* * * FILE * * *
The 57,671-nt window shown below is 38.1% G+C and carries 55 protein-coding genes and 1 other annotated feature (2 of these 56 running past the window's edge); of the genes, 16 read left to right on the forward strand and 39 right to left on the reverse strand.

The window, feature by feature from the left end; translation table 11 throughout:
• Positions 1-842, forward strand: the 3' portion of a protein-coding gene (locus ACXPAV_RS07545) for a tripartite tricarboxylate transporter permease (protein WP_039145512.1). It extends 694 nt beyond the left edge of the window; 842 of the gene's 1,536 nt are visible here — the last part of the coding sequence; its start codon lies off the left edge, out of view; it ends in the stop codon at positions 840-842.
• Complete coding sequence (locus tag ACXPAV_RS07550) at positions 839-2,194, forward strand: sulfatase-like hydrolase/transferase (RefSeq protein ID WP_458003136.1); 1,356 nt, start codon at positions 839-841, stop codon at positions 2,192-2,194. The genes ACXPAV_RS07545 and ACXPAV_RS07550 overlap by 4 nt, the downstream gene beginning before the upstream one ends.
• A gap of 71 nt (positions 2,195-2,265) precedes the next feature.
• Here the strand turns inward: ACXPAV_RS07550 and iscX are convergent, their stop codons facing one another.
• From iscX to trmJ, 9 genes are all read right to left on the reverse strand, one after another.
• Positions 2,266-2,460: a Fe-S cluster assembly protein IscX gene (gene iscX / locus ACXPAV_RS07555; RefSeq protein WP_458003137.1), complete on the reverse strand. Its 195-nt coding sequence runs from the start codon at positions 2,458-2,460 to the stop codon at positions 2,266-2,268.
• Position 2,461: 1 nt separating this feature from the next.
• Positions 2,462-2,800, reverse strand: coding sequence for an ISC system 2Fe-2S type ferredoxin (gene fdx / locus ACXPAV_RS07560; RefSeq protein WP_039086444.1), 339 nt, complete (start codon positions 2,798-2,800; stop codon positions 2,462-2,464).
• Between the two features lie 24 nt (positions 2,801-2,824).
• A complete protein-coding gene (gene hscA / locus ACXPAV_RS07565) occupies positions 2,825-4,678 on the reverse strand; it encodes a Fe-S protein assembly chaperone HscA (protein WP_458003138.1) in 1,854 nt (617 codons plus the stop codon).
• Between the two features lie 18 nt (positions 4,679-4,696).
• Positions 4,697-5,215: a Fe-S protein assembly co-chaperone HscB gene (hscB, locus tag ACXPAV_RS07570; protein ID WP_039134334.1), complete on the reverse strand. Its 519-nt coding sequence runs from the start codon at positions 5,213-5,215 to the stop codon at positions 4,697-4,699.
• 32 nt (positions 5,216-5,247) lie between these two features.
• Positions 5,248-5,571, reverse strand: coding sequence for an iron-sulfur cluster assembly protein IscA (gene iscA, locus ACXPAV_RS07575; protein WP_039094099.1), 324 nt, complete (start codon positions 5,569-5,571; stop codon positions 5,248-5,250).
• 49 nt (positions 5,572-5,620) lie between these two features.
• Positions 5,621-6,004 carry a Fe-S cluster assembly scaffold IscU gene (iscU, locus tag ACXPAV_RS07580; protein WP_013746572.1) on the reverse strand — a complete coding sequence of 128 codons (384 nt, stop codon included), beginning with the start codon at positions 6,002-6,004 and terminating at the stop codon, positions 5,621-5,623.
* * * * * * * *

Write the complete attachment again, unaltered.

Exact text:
The 57,671-nt window shown below is 38.1% G+C and carries 55 protein-coding genes and 1 other annotated feature (2 of these 56 running past the window's edge); of the genes, 16 read left to right on the forward strand and 39 right to left on the reverse strand.

The window, feature by feature from the left end; translation table 11 throughout:
• Positions 1-842, forward strand: the 3' portion of a protein-coding gene (locus ACXPAV_RS07545) for a tripartite tricarboxylate transporter permease (protein WP_039145512.1). It extends 694 nt beyond the left edge of the window; 842 of the gene's 1,536 nt are visible here — the last part of the coding sequence; its start codon lies off the left edge, out of view; it ends in the stop codon at positions 840-842.
• Complete coding sequence (locus tag ACXPAV_RS07550) at positions 839-2,194, forward strand: sulfatase-like hydrolase/transferase (RefSeq protein ID WP_458003136.1); 1,356 nt, start codon at positions 839-841, stop codon at positions 2,192-2,194. The genes ACXPAV_RS07545 and ACXPAV_RS07550 overlap by 4 nt, the downstream gene beginning before the upstream one ends.
• A gap of 71 nt (positions 2,195-2,265) precedes the next feature.
• Here the strand turns inward: ACXPAV_RS07550 and iscX are convergent, their stop codons facing one another.
• From iscX to trmJ, 9 genes are all read right to left on the reverse strand, one after another.
• Positions 2,266-2,460: a Fe-S cluster assembly protein IscX gene (gene iscX / locus ACXPAV_RS07555; RefSeq protein WP_458003137.1), complete on the reverse strand. Its 195-nt coding sequence runs from the start codon at positions 2,458-2,460 to the stop codon at positions 2,266-2,268.
• Position 2,461: 1 nt separating this feature from the next.
• Positions 2,462-2,800, reverse strand: coding sequence for an ISC system 2Fe-2S type ferredoxin (gene fdx / locus ACXPAV_RS07560; RefSeq protein WP_039086444.1), 339 nt, complete (start codon positions 2,798-2,800; stop codon positions 2,462-2,464).
• Between the two features lie 24 nt (positions 2,801-2,824).
• A complete protein-coding gene (gene hscA / locus ACXPAV_RS07565) occupies positions 2,825-4,678 on the reverse strand; it encodes a Fe-S protein assembly chaperone HscA (protein WP_458003138.1) in 1,854 nt (617 codons plus the stop codon).
• Between the two features lie 18 nt (positions 4,679-4,696).
• Positions 4,697-5,215: a Fe-S protein assembly co-chaperone HscB gene (hscB, locus tag ACXPAV_RS07570; protein ID WP_039134334.1), complete on the reverse strand. Its 519-nt coding sequence runs from the start codon at positions 5,213-5,215 to the stop codon at positions 4,697-4,699.
• 32 nt (positions 5,216-5,247) lie between these two features.
• Positions 5,248-5,571, reverse strand: coding sequence for an iron-sulfur cluster assembly protein IscA (gene iscA, locus ACXPAV_RS07575; protein WP_039094099.1), 324 nt, complete (start codon positions 5,569-5,571; stop codon positions 5,248-5,250).
• 49 nt (positions 5,572-5,620) lie between these two features.
• Positions 5,621-6,004 carry a Fe-S cluster assembly scaffold IscU gene (iscU, locus tag ACXPAV_RS07580; protein WP_013746572.1) on the reverse strand — a complete coding sequence of 128 codons (384 nt, stop codon included), beginning with the start codon at positions 6,002-6,004 and terminating at the stop codon, positions 5,621-5,623.